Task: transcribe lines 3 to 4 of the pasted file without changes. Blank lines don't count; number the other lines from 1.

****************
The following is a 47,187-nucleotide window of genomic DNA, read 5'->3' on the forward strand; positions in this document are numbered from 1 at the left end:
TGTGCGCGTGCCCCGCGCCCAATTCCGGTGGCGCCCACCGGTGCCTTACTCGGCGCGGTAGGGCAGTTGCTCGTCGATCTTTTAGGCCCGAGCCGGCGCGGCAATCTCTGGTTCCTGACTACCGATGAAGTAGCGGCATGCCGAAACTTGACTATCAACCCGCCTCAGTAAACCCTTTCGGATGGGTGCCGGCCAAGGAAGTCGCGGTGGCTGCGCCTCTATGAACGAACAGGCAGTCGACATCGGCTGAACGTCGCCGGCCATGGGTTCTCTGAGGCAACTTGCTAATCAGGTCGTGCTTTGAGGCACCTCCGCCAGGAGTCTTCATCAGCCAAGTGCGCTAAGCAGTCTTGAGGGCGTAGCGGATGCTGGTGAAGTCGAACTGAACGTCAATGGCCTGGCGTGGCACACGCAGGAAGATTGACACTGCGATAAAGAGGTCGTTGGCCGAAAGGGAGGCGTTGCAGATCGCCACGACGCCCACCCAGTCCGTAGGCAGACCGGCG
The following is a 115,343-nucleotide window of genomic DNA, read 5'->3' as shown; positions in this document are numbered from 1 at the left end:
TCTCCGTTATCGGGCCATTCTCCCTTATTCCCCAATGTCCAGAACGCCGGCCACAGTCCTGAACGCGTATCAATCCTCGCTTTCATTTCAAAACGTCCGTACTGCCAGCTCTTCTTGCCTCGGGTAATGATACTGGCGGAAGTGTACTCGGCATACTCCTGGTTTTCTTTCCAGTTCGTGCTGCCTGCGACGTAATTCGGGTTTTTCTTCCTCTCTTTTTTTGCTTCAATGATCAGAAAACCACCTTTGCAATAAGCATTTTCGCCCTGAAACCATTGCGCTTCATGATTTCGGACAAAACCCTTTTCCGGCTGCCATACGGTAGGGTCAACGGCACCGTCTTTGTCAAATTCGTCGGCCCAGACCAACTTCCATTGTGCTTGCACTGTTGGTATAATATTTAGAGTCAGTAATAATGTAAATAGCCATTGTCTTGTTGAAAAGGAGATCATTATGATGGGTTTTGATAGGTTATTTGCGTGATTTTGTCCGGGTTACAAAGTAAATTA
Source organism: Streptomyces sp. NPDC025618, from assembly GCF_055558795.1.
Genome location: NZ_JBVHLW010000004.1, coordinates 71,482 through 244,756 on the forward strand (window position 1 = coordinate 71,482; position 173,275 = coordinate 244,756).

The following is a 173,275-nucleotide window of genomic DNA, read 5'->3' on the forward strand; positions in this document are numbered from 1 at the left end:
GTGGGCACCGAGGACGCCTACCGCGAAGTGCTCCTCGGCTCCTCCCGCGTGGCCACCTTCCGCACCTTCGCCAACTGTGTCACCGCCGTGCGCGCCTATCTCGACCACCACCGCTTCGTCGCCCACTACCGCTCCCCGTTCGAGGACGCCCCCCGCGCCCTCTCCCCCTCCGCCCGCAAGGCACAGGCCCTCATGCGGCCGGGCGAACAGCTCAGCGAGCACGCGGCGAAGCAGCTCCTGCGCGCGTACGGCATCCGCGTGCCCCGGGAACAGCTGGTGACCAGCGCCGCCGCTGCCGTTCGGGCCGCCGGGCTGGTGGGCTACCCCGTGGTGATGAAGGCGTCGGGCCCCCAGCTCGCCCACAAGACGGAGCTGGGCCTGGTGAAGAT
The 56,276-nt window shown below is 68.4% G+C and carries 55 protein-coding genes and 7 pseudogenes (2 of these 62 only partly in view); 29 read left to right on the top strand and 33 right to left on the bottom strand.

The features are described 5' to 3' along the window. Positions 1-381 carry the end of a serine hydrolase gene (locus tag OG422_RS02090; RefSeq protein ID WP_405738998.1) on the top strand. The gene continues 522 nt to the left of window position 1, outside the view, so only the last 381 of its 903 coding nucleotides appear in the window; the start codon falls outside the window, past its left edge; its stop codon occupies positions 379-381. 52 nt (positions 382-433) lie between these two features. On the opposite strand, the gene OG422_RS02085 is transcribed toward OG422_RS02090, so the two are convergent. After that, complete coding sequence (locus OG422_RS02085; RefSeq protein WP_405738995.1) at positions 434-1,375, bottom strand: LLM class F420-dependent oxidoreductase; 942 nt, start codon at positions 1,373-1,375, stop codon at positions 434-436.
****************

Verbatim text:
The following is a 115,343-nucleotide window of genomic DNA, read 5'->3' as shown; positions in this document are numbered from 1 at the left end:
TCTCCGTTATCGGGCCATTCTCCCTTATTCCCCAATGTCCAGAACGCCGGCCACAGTCCTGAACGCGTATCAATCCTCGCTTTCATTTCAAAACGTCCGTACTGCCAGCTCTTCTTGCCTCGGGTAATGATACTGGCGGAAGTGTACTCGGCATACTCCTGGTTTTCTTTCCAGTTCGTGCTGCCTGCGACGTAATTCGGGTTTTTCTTCCTCTCTTTTTTTGCTTCAATGATCAGAAAACCACCTTTGCAATAAGCATTTTCGCCCTGAAACCATTGCGCTTCATGATTTCGGACAAAACCCTTTTCCGGCTGCCATACGGTAGGGTCAACGGCACCGTCTTTGTCAAATTCGTCGGCCCAGACCAACTTCCATTGTGCTTGCACTGTTGGTATAATATTTAGAGTCAGTAATAATGTAAATAGCCATTGTCTTGTTGAAAAGGAGATCATTATGATGGGTTTTGATAGGTTATTTGCGTGATTTTGTCCGGGTTACAAAGTAAATTA